Our study has several limitations, including its retrospective nature, single-center setup, and relatively small sample size. The implantation technique and management of TCVC during HSCT are based on local protocols, which may differ from those applied in other centers. Thus, our data on TCVC-related morbidity should be interpreted with caution, and prospective studies are needed. However, while we acknowledge these limitations, our study has also strengths, including patient cohort with very rare diseases.

Conclusion

This is the first study to date characterizing TCVC-related morbidity in pediatric HSCT recipients with severe PID. We demonstrated that the implantation of TCVC is associated with 17.4% of adverse events and that dwell period complications occur in 25.0% of patients. Unexpected, the incidence of TCVC-related infections was relatively low. The findings of our study provide valuable information on the epidemiology of tunneled central venous catheters indicating their safety in this particular patient group.

References

  1. 1. Picard C, Bobby Gaspar H, Al-Herz W, Bousfiha A, Casanova JL, Chatila T, et al. International Union of Immunological Societies: 2017 Primary Immunodeficiency Diseases Committee Report on Inborn Errors of Immunity. Journal of clinical immunology. 2018;38(1):96–128. Epub 2017/12/12. pmid:29226302.
  2. 2. McCusker C, Upton J, Warrington R. Primary immunodeficiency. Allergy, asthma, and clinical immunology: official journal of the Canadian Society of Allergy and Clinical Immunology. 2018;14(Suppl 2):61. Epub 2018/10/03. pmid:30275850.
  3. 3. Modell V, Gee B, Lewis DB, Orange JS, Roifman CM, Routes JM, et al. Global study of primary immunodeficiency diseases (PI)—diagnosis, treatment, and economic impact: an updated report from the Jeffrey Modell Foundation. Immunologic research. 2011;51(1):61–70. Epub 2011/09/22. pmid:21935653.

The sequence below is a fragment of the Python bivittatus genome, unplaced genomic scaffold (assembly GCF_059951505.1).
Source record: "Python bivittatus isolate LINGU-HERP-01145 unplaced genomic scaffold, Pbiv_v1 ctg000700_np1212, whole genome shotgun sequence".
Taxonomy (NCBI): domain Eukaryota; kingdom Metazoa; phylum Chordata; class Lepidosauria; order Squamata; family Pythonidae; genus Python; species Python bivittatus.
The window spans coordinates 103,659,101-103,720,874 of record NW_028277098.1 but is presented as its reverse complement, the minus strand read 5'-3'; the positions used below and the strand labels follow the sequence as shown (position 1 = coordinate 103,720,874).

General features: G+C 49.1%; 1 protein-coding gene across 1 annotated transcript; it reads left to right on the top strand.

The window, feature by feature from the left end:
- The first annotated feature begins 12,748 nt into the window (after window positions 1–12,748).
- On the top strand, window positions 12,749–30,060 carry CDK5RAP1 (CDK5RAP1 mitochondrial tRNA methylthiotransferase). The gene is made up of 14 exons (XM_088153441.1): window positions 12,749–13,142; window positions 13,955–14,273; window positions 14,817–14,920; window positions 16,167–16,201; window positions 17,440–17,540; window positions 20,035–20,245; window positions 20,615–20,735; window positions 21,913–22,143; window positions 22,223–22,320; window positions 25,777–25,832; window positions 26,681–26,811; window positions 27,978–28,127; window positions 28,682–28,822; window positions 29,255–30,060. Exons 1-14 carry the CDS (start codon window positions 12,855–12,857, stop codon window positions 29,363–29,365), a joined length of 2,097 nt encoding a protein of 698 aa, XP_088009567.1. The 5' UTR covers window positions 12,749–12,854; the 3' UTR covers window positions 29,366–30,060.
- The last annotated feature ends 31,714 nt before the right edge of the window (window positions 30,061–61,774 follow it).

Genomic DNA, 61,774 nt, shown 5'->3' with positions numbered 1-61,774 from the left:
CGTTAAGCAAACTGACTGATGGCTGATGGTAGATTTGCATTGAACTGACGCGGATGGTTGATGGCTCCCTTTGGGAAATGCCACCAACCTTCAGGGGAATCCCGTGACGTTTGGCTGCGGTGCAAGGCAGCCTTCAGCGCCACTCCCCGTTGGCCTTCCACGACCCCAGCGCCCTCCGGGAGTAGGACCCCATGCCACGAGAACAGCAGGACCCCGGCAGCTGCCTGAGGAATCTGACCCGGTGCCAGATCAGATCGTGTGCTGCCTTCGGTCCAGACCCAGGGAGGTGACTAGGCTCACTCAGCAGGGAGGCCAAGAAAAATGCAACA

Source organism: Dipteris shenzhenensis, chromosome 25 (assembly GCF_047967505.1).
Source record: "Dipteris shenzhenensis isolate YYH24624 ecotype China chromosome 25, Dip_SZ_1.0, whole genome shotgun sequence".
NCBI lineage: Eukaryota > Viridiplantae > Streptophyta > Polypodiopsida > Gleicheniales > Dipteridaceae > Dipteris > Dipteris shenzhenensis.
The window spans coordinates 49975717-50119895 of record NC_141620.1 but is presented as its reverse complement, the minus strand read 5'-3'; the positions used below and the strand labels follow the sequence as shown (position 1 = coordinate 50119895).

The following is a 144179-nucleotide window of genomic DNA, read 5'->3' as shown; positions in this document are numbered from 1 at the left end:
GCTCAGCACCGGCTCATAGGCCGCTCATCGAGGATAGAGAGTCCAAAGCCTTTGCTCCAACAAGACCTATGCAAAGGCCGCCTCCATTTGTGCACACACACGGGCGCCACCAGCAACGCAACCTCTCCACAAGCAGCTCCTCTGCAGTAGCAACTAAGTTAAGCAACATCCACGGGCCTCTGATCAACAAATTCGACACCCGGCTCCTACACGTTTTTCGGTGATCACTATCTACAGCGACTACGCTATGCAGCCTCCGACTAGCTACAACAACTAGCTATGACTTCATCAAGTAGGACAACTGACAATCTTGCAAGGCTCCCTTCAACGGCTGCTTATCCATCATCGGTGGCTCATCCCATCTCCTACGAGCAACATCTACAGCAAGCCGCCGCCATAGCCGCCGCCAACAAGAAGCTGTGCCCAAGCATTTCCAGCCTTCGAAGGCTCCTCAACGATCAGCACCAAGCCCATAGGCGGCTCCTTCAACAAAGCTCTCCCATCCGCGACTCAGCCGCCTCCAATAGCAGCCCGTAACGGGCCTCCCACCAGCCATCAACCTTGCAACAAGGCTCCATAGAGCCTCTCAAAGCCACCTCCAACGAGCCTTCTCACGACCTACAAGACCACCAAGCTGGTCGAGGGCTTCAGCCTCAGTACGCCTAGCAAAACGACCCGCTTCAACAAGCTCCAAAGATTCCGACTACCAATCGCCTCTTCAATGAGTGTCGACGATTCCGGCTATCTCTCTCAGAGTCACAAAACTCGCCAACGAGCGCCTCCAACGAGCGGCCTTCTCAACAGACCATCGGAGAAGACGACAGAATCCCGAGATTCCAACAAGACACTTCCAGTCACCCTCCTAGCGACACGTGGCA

4. 4. Wahlstrom JT, Dvorak CC, Cowan MJ. Hematopoietic Stem Cell Transplantation for Severe Combined Immunodeficiency. Current pediatrics reports. 2015;3(1):1–10. Epub 2015/03/31. pmid:25821657.
  5. 5. Lazarus HM, Trehan S, Miller R, Fox RM, Creger RJ, Raaf JH. Multi-purpose silastic dual-lumen central venous catheters for both collection and transplantation of hematopoietic progenitor cells. Bone marrow transplantation. 2000;25(7):779–85. Epub 2000/04/04. pmid:10745265.
  6. 6. Ruggiero A, Barone G, Margani G, Nanni L, Pittiruti M, Riccardi R. Groshong catheter-related complications in children with cancer. Pediatric blood & cancer. 2010;54(7):947–51. Epub 2010/02/18. pmid:20162685.
  7. 7. Ullman AJ, Marsh N, Mihala G, Cooke M, Rickard CM. Complications of Central Venous Access Devices: A Systematic Review. Pediatrics. 2015;136(5):e1331–44. Epub 2015/10/16. pmid:26459655.
  8. 8. Cecinati V, Brescia L, Tagliaferri L, Giordano P, Esposito S. Catheter-related infections in pediatric patients with cancer. European Journal of Clinical Microbiology & Infectious Diseases. 2012;31(11):2869–77. pmid:22661169
  9. 9. Johnson EM, Saltzman DA, Suh G, Dahms RA, Leonard AS. Complications and risks of central venous catheter placement in children. Surgery. 1998;124(5):911–6. Epub 1998/11/21. pmid:9823406.
  10. 10. Pai S-Y, Logan BR, Griffith LM, Buckley RH, Parrott RE, Dvorak CC, et al. Transplantation Outcomes for Severe Combined Immunodeficiency, 2000–2009. New England Journal of Medicine. 2014;371(5):434–46. pmid:25075835.
  11. 11. Seldinger SI. Catheter replacement of the needle in percutaneous arteriography; a new technique. Acta radiologica. 1953;39(5):368–76. Epub 1953/05/01. pmid:13057644.
  12. 12. Grebenik CR, Boyce A, Sinclair ME, Evans RD, Mason DG, Martin B. NICE guidelines for central venous catheterization in children. Is the evidence base sufficient? British journal of anaesthesia. 2004;92(6):827–30. Epub 2004/05/04. pmid:15121722.
  13. 13. Bruzoni M, Slater BJ, Wall J, St Peter SD, Dutta S. A prospective randomized trial of ultrasound- vs landmark-guided central venous access in the pediatric population. Journal of the American College of Surgeons. 2013;216(5):939–43. Epub 2013/03/13. pmid:23478546.
  14. 14. van den Bosch CH, van der Bruggen JT, Frakking FNJ, Terwisscha van Scheltinga CEJ, van de Ven CP, van Grotel M, et al. Incidence, severity and outcome of central line related complications in pediatric oncology patients; A single center study. Journal of pediatric surgery. 2019;54(9):1894–900. Epub 2018/11/13. pmid:30415957.